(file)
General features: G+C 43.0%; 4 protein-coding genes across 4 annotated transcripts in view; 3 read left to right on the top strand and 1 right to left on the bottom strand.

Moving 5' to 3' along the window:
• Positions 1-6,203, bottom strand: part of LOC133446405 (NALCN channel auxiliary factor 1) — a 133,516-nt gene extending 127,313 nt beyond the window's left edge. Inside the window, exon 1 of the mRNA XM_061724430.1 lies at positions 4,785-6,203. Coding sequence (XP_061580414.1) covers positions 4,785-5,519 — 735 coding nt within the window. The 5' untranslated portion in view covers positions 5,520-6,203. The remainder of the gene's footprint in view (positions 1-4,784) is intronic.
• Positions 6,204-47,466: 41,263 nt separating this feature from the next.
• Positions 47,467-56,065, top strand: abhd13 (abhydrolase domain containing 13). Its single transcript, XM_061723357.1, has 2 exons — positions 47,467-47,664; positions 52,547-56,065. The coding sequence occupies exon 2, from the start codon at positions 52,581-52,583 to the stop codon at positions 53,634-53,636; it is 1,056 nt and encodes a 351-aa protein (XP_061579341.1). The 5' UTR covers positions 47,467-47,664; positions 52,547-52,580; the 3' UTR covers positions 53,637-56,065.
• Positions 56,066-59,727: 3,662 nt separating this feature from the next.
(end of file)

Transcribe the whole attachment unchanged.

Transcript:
General features: G+C 43.0%; 4 protein-coding genes across 4 annotated transcripts in view; 3 read left to right on the top strand and 1 right to left on the bottom strand.

Moving 5' to 3' along the window:
• Positions 1-6,203, bottom strand: part of LOC133446405 (NALCN channel auxiliary factor 1) — a 133,516-nt gene extending 127,313 nt beyond the window's left edge. Inside the window, exon 1 of the mRNA XM_061724430.1 lies at positions 4,785-6,203. Coding sequence (XP_061580414.1) covers positions 4,785-5,519 — 735 coding nt within the window. The 5' untranslated portion in view covers positions 5,520-6,203. The remainder of the gene's footprint in view (positions 1-4,784) is intronic.
• Positions 6,204-47,466: 41,263 nt separating this feature from the next.
• Positions 47,467-56,065, top strand: abhd13 (abhydrolase domain containing 13). Its single transcript, XM_061723357.1, has 2 exons — positions 47,467-47,664; positions 52,547-56,065. The coding sequence occupies exon 2, from the start codon at positions 52,581-52,583 to the stop codon at positions 53,634-53,636; it is 1,056 nt and encodes a 351-aa protein (XP_061579341.1). The 5' UTR covers positions 47,467-47,664; positions 52,547-52,580; the 3' UTR covers positions 53,637-56,065.
• Positions 56,066-59,727: 3,662 nt separating this feature from the next.